Also, to elaborate, I work with the child abuse department for my state. I am very aware of what child abuse is and hitting a child on the hand when they are reaching for the knife on the dinner table, esp after they’ve already been verballly corrected, is not child abuse.

Post # 21
Member
899 posts
Busy bee
  • Wedding: April 2015

I was spanked as a child. Not hard but enough and after a few times it was more the threat of being spanked then my parents actually doing it that worked. I don’t see a problem with a light smack on the bum, if its hard enough that it leaves a mark then its too hard but a light smack is nothing. But I have a friend who was beaten as a child and I mean beaten. With belts, wooden rolling pins ect she had many broken bones and was taken away eventually but she spanks her children. Very rarely and never hard but she says there is a difference between a small tap on the backside and hitting a child. I’m not sure if I will spank my future children though.

Post # 22
Member
859 posts
Busy bee
  • Wedding: December 2016

View original reply
ana2017:  It’s interesting that you think spanking is wrong but you would hit a child if they hit you first. Can you elaborate?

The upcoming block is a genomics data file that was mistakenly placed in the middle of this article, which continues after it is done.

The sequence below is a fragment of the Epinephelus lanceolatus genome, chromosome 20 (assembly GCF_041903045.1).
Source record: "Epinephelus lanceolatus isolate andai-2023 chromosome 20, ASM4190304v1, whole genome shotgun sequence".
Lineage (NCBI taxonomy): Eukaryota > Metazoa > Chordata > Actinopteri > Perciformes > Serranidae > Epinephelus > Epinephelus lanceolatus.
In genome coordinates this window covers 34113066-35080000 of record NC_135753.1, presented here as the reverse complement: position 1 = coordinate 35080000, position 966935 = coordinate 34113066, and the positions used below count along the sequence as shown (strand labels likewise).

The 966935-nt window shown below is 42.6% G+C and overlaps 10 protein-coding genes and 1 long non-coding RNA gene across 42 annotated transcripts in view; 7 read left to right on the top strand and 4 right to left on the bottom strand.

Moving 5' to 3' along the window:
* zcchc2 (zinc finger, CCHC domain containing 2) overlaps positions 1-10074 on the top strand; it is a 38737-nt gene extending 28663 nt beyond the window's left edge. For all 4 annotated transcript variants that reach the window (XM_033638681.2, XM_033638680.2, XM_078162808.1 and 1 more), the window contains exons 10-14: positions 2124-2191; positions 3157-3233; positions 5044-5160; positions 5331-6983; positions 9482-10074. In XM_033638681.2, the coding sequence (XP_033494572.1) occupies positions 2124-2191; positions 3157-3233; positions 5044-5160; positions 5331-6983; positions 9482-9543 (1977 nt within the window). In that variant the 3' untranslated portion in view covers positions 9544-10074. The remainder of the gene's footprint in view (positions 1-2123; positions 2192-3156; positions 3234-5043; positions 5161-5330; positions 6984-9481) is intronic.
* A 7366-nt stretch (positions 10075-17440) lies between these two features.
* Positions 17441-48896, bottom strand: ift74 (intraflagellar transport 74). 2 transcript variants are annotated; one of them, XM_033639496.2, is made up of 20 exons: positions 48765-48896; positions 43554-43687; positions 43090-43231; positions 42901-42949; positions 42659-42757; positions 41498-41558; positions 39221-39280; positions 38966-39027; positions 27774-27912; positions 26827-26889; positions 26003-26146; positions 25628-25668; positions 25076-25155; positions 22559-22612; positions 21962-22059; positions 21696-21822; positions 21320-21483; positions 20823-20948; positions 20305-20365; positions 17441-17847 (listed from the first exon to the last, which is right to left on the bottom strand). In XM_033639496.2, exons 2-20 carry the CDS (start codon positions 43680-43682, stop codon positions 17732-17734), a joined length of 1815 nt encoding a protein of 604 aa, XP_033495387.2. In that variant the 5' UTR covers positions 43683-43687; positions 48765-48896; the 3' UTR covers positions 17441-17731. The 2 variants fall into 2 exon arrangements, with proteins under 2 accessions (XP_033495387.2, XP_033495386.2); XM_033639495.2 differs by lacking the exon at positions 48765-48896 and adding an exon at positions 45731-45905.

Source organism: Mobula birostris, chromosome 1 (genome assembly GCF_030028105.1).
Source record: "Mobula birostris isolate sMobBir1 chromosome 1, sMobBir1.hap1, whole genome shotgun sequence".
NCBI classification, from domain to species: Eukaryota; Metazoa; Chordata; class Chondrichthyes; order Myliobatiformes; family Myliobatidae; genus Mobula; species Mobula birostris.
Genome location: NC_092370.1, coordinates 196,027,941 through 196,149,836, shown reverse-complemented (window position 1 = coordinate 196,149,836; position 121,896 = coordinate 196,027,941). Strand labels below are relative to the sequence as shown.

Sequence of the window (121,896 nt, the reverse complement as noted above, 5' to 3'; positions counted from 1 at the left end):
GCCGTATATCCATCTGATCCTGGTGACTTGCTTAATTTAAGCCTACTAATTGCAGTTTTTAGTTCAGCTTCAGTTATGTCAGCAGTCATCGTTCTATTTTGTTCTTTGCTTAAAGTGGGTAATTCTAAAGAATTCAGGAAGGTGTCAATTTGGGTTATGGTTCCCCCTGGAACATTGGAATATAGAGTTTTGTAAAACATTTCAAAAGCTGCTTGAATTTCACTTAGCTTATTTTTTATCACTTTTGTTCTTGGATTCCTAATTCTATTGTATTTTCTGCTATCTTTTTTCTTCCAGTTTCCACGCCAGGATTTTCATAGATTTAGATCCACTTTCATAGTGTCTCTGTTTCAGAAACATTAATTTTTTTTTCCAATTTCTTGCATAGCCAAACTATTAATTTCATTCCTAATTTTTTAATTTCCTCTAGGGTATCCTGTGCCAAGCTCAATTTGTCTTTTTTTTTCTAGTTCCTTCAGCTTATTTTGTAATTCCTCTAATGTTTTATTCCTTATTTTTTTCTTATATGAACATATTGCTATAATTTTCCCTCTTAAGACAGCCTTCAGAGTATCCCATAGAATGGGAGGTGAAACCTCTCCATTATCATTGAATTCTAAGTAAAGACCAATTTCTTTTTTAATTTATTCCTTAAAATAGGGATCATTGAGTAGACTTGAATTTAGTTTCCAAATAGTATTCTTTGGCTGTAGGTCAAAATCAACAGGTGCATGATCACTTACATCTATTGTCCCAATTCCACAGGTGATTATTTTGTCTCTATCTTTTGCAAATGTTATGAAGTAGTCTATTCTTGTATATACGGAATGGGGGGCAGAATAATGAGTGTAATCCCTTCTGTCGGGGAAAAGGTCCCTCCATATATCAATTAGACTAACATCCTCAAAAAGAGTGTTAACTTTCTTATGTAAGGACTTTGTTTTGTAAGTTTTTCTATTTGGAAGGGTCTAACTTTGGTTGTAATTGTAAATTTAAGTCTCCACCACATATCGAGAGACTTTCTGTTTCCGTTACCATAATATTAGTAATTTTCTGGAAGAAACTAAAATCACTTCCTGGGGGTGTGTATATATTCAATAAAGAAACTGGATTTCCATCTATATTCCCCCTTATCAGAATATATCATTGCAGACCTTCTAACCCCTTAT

Post # 23
Member
1188 posts
Bumble bee
  • Wedding: February 2016

View original reply
onceuponadream:  I tend to agree with you. I would never harm a child out of anger, especially not to the point where it left any kind of mark (even temporary redness!) – however… I almost ran out into traffic as a 3 year old, and my mom (out of absolute, distraught fear) slapped my wrist while telling me to NEVER DO THAT AGAIN (with tears in her eyes).

Let me tell you – I had no fear of cars at that age, but the combination of a physical reaction, and seeing my mom so upset – made sure that I NEVER ran onto the road again. 

If my child isn’t quick enough while clearing up their toys, will I spank them? No. But if they’re doing something that could cause them serious harm, I want to make sure they know there are real consequences – even if they can’t comprehend the terrible possibilities at their age.